Do you feel lot's of G-force? I don't remember feeling G-forces at all. I think the biggest thing was being upside down for a second and then seeing the earth coming toward me. What type of aircraft are you using?
Dash 80 From United States of America, joined Nov 2001, 309 posts, RR: 2 Reply 7, posted (11 years 2 months 2 weeks 5 days 21 hours ago) and read 924 times:
There's no roller coaster in the world that compares to spins. One minute blue is up and green is down, and the next your looking up at the ground. A friend of mine who is a CFI took me and we did 5 in a 172. By the time we were done, my stomach was in my feet. It was the coolest experience of my life. It was also very educational. Now if I ever enter a spin (let's hope it never happens) I will know what to do, which in a 172 is basically nothing.
Type-rated From United States of America, joined Sep 1999, 4731 posts, RR: 20 Reply 8, posted (11 years 2 months 2 weeks 5 days 21 hours ago) and read 917 times:
Spins are not the violent maneuvers shown in old Hollywood movies, when it comes down to it, it's just like a dog chasing it's tail. One wing is stalled and the other is nearly stalled and they are chasing each other.
Note that during a spin, the airspeed is just about stall speed, you are not speeding down towards earth, but more gradually going down. Hence, no violent G Forces. On my Commercial Check Ride I had a REALLY old timer for my examiner. After the checkride, he asked me if I wanted to do some more flying with him right there. I said "Sure", well we went up in this 150 Aerobat and he gave a great demo of spins and spin recovery. He also demonstrated how if you inadvertently get into a spin (and you are up at altitude) just let go of everything and the aircraft will stop spinning and then you have a dive which the aircraft will pull out of very gradually on it's own. This is called Static Stability.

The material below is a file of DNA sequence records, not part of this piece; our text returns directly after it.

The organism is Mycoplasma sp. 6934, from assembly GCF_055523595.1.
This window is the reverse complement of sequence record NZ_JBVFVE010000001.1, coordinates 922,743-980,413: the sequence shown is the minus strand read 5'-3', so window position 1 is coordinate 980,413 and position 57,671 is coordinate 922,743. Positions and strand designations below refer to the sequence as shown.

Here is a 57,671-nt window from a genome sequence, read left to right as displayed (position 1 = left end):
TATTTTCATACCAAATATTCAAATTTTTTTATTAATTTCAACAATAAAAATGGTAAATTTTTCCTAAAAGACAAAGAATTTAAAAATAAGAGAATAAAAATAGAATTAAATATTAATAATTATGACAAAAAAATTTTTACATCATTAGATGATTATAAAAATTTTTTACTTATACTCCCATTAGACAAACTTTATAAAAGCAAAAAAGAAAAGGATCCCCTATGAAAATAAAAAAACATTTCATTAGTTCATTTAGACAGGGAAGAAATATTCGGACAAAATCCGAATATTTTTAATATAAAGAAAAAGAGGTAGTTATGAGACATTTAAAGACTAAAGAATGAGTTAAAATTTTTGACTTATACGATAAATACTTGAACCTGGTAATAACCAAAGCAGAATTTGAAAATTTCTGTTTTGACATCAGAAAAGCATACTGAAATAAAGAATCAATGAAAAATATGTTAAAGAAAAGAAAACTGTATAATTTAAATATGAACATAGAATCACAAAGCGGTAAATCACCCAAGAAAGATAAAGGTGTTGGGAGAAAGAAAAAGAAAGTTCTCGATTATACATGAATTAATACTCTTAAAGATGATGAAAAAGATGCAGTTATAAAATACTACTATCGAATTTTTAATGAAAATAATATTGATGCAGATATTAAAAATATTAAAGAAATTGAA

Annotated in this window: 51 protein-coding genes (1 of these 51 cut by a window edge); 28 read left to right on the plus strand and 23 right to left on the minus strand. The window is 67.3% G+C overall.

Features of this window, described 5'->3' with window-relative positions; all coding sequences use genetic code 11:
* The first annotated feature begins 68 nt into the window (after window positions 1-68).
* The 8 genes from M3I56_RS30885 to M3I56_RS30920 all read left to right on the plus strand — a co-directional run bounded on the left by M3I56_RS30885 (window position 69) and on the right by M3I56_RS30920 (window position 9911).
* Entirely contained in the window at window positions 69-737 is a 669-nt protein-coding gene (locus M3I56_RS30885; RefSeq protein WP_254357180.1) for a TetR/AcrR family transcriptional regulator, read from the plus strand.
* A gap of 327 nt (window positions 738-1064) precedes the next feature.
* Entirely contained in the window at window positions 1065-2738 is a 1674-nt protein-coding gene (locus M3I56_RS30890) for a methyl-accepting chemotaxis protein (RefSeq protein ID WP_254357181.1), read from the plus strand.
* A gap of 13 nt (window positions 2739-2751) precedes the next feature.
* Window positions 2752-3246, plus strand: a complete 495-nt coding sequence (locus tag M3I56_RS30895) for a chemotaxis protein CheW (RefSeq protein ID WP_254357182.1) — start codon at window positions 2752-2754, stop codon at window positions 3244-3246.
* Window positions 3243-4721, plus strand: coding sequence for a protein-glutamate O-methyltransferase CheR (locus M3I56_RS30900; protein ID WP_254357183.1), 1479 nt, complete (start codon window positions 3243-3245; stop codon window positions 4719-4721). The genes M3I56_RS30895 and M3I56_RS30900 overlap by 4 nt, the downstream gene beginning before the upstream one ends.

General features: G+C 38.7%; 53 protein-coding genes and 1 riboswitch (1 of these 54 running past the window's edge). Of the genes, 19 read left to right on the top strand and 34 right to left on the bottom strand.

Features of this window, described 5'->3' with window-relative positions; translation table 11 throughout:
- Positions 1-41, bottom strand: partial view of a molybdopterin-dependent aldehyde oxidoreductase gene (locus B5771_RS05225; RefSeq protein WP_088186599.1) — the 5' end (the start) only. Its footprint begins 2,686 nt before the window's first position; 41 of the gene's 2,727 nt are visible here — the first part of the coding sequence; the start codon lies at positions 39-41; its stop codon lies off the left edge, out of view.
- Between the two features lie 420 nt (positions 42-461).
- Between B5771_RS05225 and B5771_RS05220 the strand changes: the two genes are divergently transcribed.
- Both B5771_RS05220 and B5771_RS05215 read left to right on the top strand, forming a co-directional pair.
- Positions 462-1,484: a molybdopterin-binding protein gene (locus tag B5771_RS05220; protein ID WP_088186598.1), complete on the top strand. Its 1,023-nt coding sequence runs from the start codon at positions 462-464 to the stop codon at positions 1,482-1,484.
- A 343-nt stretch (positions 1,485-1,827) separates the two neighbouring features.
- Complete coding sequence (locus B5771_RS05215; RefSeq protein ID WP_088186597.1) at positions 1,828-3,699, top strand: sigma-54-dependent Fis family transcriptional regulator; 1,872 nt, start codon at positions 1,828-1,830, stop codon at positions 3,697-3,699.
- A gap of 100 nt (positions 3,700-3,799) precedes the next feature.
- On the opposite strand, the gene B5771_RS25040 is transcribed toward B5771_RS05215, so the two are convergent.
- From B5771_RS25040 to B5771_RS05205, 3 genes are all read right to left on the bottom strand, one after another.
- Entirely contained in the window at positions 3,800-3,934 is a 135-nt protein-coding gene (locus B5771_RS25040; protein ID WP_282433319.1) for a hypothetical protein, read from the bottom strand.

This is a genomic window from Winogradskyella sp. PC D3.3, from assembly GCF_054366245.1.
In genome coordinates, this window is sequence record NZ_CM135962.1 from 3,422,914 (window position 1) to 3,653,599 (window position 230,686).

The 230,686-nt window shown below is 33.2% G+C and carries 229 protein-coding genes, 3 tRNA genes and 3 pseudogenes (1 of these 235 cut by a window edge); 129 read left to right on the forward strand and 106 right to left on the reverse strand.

I also learned about watching good students closely myself. I was giving this student his final ride with me before I signed him off to take the Commercial Check Ride. He was a great student, consiencious of his surroundings and always respected the aircraft. I even got him through his Private ticket, so I was very relaxed as we flew from the practice area back to the airport. I had my seat pushed back so I could spread out and relax and just enjoy the flight. We were on downwind getting ready to turn to base leg and when he did this: he yanked the elevators full up and then rolled in about 60 degrees of bank! Having my seat too far back I couldn't reach the control column to apply forward pressure! I had a nice stall spin incident running through my mind. You could just hear the stall warning screaming away! SO I used knee action to get the nose down and I imagine the screaming I was doing at him got him to level the aircraft out. We only lost about 100' of altitude, but from then on I never got too relaxed with any student. To tell you the truth, I wanted to beat the crap out of the guy after we landed.
I asked him why he did that and his reply was "to see what your reaction would be!" Needless to say I did NOT sign him off, instead referred him to our Chief Pilot for that.
Fly North Central Airlines..The route of the Northliners!
9y-isa From Trinidad and Tobago, joined May 2001, 221 posts, RR: 1 Reply 9, posted (11 years 2 months 2 weeks 5 days 20 hours ago) and read 905 times:
if you are training in Canada, you will have to do a spin in your private pilot lesson plans. The instructor will demonstrate one with the recovery and you will have to do at least one spin and recovery. If you like it you can do more. But for the commercial flight test, you have to complete a spin, as compared to getting a spiral on your private flight test.